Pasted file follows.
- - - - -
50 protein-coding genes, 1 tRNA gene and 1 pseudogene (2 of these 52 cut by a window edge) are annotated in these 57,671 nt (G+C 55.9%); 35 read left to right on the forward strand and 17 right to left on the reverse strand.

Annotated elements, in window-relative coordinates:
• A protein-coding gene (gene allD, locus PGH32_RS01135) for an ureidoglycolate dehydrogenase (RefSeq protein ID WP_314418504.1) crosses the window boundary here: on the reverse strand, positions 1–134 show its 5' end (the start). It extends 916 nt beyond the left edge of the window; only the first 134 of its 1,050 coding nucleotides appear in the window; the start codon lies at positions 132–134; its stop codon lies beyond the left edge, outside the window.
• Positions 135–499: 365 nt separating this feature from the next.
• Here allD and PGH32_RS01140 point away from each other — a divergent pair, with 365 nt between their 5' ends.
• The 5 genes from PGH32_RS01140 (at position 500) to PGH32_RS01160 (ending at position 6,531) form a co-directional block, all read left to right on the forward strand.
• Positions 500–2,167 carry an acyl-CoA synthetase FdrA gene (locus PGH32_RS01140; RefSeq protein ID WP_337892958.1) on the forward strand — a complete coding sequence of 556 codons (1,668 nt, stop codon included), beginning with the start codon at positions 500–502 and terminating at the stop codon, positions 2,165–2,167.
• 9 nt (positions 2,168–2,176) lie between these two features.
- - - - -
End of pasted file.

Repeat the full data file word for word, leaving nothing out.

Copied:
50 protein-coding genes, 1 tRNA gene and 1 pseudogene (2 of these 52 cut by a window edge) are annotated in these 57,671 nt (G+C 55.9%); 35 read left to right on the forward strand and 17 right to left on the reverse strand.

Annotated elements, in window-relative coordinates:
• A protein-coding gene (gene allD, locus PGH32_RS01135) for an ureidoglycolate dehydrogenase (RefSeq protein ID WP_314418504.1) crosses the window boundary here: on the reverse strand, positions 1–134 show its 5' end (the start). It extends 916 nt beyond the left edge of the window; only the first 134 of its 1,050 coding nucleotides appear in the window; the start codon lies at positions 132–134; its stop codon lies beyond the left edge, outside the window.
• Positions 135–499: 365 nt separating this feature from the next.
• Here allD and PGH32_RS01140 point away from each other — a divergent pair, with 365 nt between their 5' ends.
• The 5 genes from PGH32_RS01140 (at position 500) to PGH32_RS01160 (ending at position 6,531) form a co-directional block, all read left to right on the forward strand.
• Positions 500–2,167 carry an acyl-CoA synthetase FdrA gene (locus PGH32_RS01140; RefSeq protein ID WP_337892958.1) on the forward strand — a complete coding sequence of 556 codons (1,668 nt, stop codon included), beginning with the start codon at positions 500–502 and terminating at the stop codon, positions 2,165–2,167.
• 9 nt (positions 2,168–2,176) lie between these two features.